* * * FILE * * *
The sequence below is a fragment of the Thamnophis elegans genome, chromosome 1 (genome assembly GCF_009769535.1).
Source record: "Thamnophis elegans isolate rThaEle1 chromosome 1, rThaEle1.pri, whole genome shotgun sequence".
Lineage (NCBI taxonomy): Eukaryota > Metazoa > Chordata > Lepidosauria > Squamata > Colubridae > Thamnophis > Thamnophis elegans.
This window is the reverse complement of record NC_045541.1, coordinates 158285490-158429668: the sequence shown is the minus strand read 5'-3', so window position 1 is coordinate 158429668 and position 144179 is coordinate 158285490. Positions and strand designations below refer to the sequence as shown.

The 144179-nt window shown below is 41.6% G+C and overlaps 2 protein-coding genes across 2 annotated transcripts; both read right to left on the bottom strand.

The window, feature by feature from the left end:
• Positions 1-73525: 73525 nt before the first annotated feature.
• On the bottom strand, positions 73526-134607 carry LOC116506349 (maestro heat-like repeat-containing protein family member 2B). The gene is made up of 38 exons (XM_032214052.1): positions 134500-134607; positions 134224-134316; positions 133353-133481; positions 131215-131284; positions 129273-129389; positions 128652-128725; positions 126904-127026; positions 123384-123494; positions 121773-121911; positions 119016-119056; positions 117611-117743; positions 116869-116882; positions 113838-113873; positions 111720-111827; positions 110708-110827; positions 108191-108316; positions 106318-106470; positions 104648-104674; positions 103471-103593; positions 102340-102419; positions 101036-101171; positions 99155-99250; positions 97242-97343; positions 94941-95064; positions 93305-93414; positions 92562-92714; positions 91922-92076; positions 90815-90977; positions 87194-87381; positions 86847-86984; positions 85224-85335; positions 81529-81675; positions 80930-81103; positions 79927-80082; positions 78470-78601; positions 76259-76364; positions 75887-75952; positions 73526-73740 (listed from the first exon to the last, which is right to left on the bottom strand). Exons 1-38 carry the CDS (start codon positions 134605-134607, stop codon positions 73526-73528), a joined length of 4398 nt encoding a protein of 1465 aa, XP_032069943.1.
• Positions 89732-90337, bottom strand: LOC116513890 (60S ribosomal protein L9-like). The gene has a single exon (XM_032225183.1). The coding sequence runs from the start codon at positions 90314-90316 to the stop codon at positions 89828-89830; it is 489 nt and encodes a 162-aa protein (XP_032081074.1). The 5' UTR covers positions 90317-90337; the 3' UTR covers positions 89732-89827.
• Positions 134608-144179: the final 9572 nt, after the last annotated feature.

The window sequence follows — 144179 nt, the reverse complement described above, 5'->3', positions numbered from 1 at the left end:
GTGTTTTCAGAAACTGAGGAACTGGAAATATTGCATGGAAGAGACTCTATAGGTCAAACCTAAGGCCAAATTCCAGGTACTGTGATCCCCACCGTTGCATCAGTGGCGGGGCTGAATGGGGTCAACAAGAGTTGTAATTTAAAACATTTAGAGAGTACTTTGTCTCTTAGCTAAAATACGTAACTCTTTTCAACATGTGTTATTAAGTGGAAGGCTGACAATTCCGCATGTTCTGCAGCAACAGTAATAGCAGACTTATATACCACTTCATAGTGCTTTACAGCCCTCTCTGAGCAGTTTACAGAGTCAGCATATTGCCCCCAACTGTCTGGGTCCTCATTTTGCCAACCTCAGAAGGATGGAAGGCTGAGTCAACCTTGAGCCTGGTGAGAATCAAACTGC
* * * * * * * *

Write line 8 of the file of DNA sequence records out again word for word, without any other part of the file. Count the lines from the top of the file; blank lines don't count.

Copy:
• On the bottom strand, positions 73526-134607 carry LOC116506349 (maestro heat-like repeat-containing protein family member 2B). The gene is made up of 38 exons (XM_032214052.1): positions 134500-134607; positions 134224-134316; positions 133353-133481; positions 131215-131284; positions 129273-129389; positions 128652-128725; positions 126904-127026; positions 123384-123494; positions 121773-121911; positions 119016-119056; positions 117611-117743; positions 116869-116882; positions 113838-113873; positions 111720-111827; positions 110708-110827; positions 108191-108316; positions 106318-106470; positions 104648-104674; positions 103471-103593; positions 102340-102419; positions 101036-101171; positions 99155-99250; positions 97242-97343; positions 94941-95064; positions 93305-93414; positions 92562-92714; positions 91922-92076; positions 90815-90977; positions 87194-87381; positions 86847-86984; positions 85224-85335; positions 81529-81675; positions 80930-81103; positions 79927-80082; positions 78470-78601; positions 76259-76364; positions 75887-75952; positions 73526-73740 (listed from the first exon to the last, which is right to left on the bottom strand). Exons 1-38 carry the CDS (start codon positions 134605-134607, stop codon positions 73526-73528), a joined length of 4398 nt encoding a protein of 1465 aa, XP_032069943.1.